Friday, October 21, 2011

Allergy Friendly Halloween Treats

It's that time of year again.  The time when the aisles are stocked with every type of candy imaginable, most of which aren't safe for our peanut allergic children.  I did find a couple of non-candy options this year that I wanted to share.

While shopping at Target, I came upon 3 products that are good trick-or-treat options for peanut and tree nut allergies.  The first product is Angie's Kettle Corn.  It was priced at $6.99 for a bag of 24 snack packs. Here is the allergen statement from their website:

Angie's Kettle Corn is certified gluten-free by the Gluten-Free Certification Organization and is produced in an nut-free environment. Ingredients used in the production of all our kettle corn products are free all of the regulated food allergens. We do not allow nuts of any kind in our production facility.

A plus for me is that they also have a non-GMO statement although I'm a little confused about their corn oil and will be contacting them for clarification.

Another find is Pirate's Booty.  It's gluten-free, and according to the website, "Pirate Brands’ products are made in a nut-free facility, therefore are peanut and tree-nut free."  The Pirate Brands' products are natural, but are not GMO free.  Our family has switched to the Trader Joe's brand for this reason, but for the purpose of Halloween, these small packs are perfect.  I believe that this box of 20 packs was also $6.99.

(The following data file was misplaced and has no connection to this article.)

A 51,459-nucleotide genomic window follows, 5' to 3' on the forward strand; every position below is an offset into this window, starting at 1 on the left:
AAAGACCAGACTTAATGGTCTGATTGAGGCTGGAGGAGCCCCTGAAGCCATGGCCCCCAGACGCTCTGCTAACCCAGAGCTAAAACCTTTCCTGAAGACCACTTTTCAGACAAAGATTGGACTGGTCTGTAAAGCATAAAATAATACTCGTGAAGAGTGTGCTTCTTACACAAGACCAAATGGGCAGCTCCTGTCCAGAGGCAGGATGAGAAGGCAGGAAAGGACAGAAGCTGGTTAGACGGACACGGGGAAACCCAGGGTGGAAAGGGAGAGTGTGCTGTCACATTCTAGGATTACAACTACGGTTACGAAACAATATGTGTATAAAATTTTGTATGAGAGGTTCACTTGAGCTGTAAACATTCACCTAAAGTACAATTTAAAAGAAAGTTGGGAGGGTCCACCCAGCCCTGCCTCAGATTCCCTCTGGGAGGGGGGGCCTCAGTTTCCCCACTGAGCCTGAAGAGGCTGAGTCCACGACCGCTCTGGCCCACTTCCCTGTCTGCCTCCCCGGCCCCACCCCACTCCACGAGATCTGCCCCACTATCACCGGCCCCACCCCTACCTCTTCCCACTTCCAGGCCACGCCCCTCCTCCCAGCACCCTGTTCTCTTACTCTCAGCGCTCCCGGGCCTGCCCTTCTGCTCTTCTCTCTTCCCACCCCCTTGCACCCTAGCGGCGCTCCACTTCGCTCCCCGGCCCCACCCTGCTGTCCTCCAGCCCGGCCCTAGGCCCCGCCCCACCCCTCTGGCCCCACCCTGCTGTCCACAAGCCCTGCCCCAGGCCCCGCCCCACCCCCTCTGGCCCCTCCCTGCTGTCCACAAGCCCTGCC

I selected the Utz Halloween Pretzels to give out at our house.  Printed right on the bag are the words "manufactured in a peanut and tree-nut free facility."  That makes me happy.  That and the fact that there are minimal ingredients, and it was just $3.99 a bag for 35 individual bags of bat and pumpkin shaped pretzels.  Here's a link to Utz's nut allergy information.

They have a very lengthy statement about using GMO ingredients and have several products that are GMO-free.  Unfortunately, the pretzels were not on that list. As I was searching their website for information for this post, I read this statement, "A vast amount of food biotechnology information has been carefully evaluated over the last ten years and found to pose very little risk to society.  The consumer issues involved here are ideological and emotional, and not scientific."  I must admit, I took offense to that statement.  Might just put me up on my soapbox and prevent me from willingly purchasing their products again.

With kids collecting so much candy on Halloween night, I like to provide an alternative.  I'll also purchase Halloween-themed pencils, erasers or other treats and hand those out as well.  There are a ton of kids in our new neighborhood.  I have a feeling I need to be well-stocked.

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